Registration for "Health in the Digital Society. Digital Society for Health“ is scheduled to be live in May 2017.

Further information and a detailed agenda will be made available in due course.

Health in the Digital Society. Digital Society for Health is organised by Estonian Ministry of Social Affairs and the Government Office as part of Estonia’s Presidency of the Council of the European Union.

For more information, please see eHealthTallinn 2017 website.

Call for Proposals (2017) for “Ageing and Place in a digitising world”

Joint Programming Initiative “More Years, Better Lives”
The Potential and Challenges of Demographic Change
Call for research proposals 2017 "Ageing and place in a digitising world"
SUBMISSION DEADLINE: 03 OF APRIL AT 17:00 (CET)

This Call 2017 “Ageing and place in a digitising world” is concerned with the ways in which the health and wellbeing of older people, at all stages of later life, is supported and promoted through the design of the social and physical environment, access to opportunities to learn, and the use of technologies of all kinds. As it is conventional, with “older” we here broadly refer to anyone over the age of 50: from those who are still healthy and active to those in the final stages of life, whether living at home or in long-term institutions. This group is rapidly growing in the population and the experience of later life is changing for many people. Although many older people remain very active, as they age, they are increasingly likely to have particular needs in terms of their living environment. To participate in learning and to have access to new technologies -and to be able to use them- becomes even more important as we age as our conditions, prospects and abilities are changing.

The overarching aim of our JPI is to find ways to improve the health and wellbeing of older people, to enable less-active elderly to be more engaged in social life and more active contributors to wider society, and to do this in cost-effective ways. Also, it is important to recognise the diversity of older people and to ensure that practical and policy changes do not unfairly put them at a disadvantage on the basis of factors like gender, ethnic origin, social class, location or disability.

To achieve this, we need a better understanding of how to introduce changes based on a multitude of needs in older people. We are interested, therefore, in understanding the implementation of new technologies in an inclusive manner, to help finding new solutions which accommodate individuals´ needs, aspirations and limitations, as well as the ways in which they learn and interact with others.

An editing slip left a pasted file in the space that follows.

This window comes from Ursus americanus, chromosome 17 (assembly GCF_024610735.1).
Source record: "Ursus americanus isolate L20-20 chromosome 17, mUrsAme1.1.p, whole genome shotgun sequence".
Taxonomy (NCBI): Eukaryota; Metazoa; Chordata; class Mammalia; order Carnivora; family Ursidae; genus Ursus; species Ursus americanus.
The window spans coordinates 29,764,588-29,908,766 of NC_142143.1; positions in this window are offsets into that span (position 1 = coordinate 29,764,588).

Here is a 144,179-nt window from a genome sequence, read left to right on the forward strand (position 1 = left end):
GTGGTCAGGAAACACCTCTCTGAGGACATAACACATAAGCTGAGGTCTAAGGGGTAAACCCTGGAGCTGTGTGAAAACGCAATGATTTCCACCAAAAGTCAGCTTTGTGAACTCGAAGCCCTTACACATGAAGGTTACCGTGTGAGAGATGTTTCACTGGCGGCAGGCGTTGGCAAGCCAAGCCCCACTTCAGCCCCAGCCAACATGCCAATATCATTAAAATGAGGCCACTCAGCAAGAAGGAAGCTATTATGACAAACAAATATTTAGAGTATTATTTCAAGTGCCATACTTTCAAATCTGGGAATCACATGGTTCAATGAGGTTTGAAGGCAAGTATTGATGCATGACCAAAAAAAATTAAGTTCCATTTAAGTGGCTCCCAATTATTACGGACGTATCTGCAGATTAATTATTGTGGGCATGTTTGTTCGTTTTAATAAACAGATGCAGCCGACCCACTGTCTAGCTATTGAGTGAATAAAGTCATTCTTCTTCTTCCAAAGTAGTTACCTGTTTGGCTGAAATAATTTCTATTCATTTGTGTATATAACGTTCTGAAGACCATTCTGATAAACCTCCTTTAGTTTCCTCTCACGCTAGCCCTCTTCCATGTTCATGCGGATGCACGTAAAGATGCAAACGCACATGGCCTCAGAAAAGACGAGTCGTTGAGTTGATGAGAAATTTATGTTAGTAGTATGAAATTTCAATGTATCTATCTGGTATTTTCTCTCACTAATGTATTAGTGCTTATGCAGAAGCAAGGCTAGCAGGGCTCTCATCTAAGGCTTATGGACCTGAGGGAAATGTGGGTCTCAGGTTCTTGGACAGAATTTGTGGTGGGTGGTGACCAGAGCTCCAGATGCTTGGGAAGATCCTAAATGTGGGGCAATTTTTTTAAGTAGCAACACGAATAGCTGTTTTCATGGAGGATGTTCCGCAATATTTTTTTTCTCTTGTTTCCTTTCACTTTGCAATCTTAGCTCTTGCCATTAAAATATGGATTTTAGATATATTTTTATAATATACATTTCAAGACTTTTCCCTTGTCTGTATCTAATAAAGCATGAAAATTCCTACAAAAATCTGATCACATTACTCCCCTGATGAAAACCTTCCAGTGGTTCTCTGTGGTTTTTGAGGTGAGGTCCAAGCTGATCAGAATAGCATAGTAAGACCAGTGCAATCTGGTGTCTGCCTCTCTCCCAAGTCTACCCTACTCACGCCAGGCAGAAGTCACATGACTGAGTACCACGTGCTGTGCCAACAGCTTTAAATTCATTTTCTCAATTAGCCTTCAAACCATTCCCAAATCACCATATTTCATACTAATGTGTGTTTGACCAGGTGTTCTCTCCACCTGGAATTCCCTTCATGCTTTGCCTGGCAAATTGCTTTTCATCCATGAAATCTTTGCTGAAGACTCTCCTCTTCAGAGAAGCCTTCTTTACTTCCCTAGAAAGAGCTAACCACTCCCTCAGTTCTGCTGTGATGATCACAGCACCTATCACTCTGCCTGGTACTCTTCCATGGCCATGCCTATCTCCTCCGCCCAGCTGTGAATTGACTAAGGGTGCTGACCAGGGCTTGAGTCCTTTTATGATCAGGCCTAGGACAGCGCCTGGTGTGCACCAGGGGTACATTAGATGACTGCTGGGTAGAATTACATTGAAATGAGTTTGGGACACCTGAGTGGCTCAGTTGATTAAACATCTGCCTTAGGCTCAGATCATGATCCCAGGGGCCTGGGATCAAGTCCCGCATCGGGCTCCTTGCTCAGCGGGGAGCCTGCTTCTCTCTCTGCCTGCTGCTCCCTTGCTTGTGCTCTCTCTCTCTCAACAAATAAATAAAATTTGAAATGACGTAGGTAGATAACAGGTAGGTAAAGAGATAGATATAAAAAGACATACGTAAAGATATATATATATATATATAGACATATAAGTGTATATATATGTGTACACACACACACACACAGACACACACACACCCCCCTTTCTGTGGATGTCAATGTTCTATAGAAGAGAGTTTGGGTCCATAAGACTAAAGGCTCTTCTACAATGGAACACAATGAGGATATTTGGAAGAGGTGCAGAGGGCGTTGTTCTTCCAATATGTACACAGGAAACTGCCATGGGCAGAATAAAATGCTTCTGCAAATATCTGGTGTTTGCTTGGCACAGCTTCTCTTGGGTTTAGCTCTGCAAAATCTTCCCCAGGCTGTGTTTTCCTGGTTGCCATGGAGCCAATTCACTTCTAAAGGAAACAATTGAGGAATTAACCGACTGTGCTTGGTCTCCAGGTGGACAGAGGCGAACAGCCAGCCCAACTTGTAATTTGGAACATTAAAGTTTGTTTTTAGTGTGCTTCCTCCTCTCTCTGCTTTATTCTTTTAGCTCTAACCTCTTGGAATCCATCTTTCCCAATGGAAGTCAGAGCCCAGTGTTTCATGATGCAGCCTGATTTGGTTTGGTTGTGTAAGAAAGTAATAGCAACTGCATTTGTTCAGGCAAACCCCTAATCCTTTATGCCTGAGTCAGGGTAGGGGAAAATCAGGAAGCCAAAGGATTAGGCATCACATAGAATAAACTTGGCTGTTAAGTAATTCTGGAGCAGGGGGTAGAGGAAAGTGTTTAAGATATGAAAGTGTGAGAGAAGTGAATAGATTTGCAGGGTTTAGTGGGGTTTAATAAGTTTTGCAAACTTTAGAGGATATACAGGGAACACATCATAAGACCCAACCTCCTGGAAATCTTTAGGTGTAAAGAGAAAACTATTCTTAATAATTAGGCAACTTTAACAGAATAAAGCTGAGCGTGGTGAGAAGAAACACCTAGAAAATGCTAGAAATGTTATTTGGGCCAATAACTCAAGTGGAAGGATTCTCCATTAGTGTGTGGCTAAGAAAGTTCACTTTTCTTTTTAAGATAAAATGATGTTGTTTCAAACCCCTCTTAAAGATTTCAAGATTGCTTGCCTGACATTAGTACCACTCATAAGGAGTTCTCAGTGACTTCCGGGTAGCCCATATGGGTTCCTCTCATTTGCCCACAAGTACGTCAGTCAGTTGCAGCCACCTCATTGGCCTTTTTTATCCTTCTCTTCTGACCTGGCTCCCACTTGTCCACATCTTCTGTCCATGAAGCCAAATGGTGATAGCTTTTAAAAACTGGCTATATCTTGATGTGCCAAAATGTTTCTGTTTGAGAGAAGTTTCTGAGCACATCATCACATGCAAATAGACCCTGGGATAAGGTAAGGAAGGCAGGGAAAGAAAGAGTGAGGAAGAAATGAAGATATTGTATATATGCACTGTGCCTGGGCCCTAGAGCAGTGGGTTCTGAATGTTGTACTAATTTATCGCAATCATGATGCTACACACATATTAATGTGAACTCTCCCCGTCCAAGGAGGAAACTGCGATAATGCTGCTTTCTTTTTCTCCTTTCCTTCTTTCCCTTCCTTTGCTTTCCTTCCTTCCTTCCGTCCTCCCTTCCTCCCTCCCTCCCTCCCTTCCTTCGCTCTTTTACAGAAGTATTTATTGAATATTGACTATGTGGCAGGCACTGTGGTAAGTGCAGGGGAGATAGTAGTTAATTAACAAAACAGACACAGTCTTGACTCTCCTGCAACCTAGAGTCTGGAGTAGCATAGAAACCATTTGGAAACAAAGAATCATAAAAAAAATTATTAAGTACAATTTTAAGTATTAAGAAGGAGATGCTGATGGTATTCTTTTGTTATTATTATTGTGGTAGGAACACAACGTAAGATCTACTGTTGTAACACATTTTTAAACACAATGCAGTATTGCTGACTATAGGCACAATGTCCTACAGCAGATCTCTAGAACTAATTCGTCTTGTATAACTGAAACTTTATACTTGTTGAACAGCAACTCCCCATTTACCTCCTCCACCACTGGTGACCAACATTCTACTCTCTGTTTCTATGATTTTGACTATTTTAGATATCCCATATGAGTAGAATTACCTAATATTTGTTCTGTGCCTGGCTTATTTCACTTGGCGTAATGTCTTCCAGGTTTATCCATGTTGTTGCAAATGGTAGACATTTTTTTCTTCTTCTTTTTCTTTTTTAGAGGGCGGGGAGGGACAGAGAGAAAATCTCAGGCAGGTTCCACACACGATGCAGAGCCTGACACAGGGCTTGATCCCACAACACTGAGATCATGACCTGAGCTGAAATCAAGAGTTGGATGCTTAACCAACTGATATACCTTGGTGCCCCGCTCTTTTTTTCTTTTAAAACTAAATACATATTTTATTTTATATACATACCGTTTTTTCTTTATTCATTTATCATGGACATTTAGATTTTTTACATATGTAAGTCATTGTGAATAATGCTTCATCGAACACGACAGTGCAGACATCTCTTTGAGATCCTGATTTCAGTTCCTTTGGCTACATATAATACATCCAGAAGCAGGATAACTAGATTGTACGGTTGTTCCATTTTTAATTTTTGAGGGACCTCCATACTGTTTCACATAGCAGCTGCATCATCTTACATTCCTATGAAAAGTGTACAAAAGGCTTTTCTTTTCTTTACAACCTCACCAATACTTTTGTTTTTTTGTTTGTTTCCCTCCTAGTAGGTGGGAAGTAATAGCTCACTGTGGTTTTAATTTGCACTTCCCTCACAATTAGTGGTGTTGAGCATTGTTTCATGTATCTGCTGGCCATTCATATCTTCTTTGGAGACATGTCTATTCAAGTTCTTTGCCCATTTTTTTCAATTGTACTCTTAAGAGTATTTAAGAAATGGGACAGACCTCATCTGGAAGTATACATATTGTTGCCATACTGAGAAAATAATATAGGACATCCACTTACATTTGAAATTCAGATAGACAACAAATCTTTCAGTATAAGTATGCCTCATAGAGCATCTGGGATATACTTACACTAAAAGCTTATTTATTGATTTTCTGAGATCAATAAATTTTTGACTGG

Under the umbrella of the JPI MYBL, the 3rd Joint Transnational Call will be launched with funding from the following partner organisations:

  • Federal Ministry of Science, Research and Economy (BMWFW), Austria
  • Federal Ministry for Transport, Innovation and Technology (BMVIT), Austria
  • Fund for Scientific Research (FNRS), Belgium
  • Research Foundation Flanders (FWO), Belgium
  • The Canadian Institutes of Health Research (CIHR), Canada
  • Academy of Finland (AKA), Finland
  • Federal Ministry of Education and Research (BMBF), Germany
  • Health Research Board (HRB), Ireland
  • Ministry of Education, University and Research (MIUR), Italy
  • Ministry of Economy, Industry and Competitiveness – State Agency for Research, Spain
  • National Institute of Health Carlos III (ISCIII), Spain
  • The Swedish Research Council for Health, Working Life and Welfare (FORTE), Sweden
  • The Swedish Innovation agency (Vinnova), Sweden
  • The Netherlands Organisation for Health Research and Development (ZonMw), The Netherlands

For more information click here.

 

NDPHS E-Newsletter is published

The Northern Dimension Partnership in Public Health and Social Well-being (NDPHS) is pleased to announce that a new issue of its bi-annual e-newsletter is now available on the NDPHS website. You can download the newsletter directly on this link.

Where are we heading: Healthier and wealthier?

Current and possible future regional challenges to health and social care as well as the economic impacts of population health in the Northern Dimension countries were discussed in a seminar organized by the ND Partnership in Public Health and Social Wellbeing (NDPHS) in cooperation with the eHealth for Regions Network during the EUSBSR Annual Forum in Stockholm.